New hope emerges for the Historical Society
After nearly a decade of publicized struggles at the Historical Society of Washington, a newfound optimism has emerged that this steward of the city's past will not itself fade into history.
The organization shut down this summer, unable to pay its staff or afford its high electric bills and maintenance of its headquarters, the Carnegie Library on Mount Vernon Square.
After a failed attempt to create a City Museum in 2003, the organization struggled to brand itself or gain sufficient support from city politicians. Its voice waned in the active dialogue of a changing city. The close-knit membership of city activists, academics, community historians, and business leaders were left to speculate about the future of the organization.
Two public meetings later this month will guide the organization's future. "We want to hear from the community on how we can best engage them in our mission to continue to protect the history of Washington," said Julie Koczela, Chairman of HSW's Board of Trustees. The Meyer Foundation is bankrolling the creation of a strategic plan that will determine "what the community wants out of the Historical Society of Washington," according to Koczela.
Meanwhile, the Convention and Sports Authority will assume utility expenses and maintenance costs of the building and grounds while occupying the great hall, adjacent map room, basement, and upstairs office space. It will retain the ability to collect revenue from renting out the space, a popular venue for public and private events.
Koczela said an agreement with WCSA will help to stabilize the organization by ameliorating the restrictive operating and maintenance costs of the building, the old Carnegie Library at Mount Vernon Square. This summer Koczela told the Post's John Kelly, "The electric bills are $15,000 a month."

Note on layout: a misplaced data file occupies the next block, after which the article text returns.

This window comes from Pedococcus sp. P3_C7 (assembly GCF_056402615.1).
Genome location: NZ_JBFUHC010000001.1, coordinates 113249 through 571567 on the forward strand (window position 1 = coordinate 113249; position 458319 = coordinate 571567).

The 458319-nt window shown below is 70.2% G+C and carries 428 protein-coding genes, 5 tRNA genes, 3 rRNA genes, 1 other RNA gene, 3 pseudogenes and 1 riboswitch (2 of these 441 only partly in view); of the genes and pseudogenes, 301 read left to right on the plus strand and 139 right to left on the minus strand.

This operational transfer will allow HSW to focus exclusively on maintaining and making available its collection, growing organizational capacity, and once again becoming active in the community. HSW will maintain its space consisting of the Kiplinger Research Library, storage rooms, and office space of approximately 11,000 total square feet. Among other valuable documents, the library houses District real estate records and resident directories dating back over 125 years.
With the library director recently leaving for a position at a nearby college, HSW is searching for a replacement, but in the meantime plans are to re-open the library with a collection of dedicated volunteers and part-time staff.
With the District's living history evolving every day, its past often framing conversations about what is or is not authentic, those concerned with our city's future would do well to get involved with sustaining one of our city's most valuable institutions.
- Fairfax's answer to neighbors' transit plans: Light rail, streetcars, and BRT
- Today's problems were visible decades ago, but zoning has blocked solutions ever since
- Montgomery County added 100,000 residents since 2002, but driving didn't increase
- The DC zoning update has already had triple the public input as the enormous 1958 zoning code. Enough is enough.
- MARC's chief engineer wants to allow bikes on some weekend trains
- Federal board wants "dignified," dull Southwest Waterfront
- Downtown DC could have been more like L'Enfant Plaza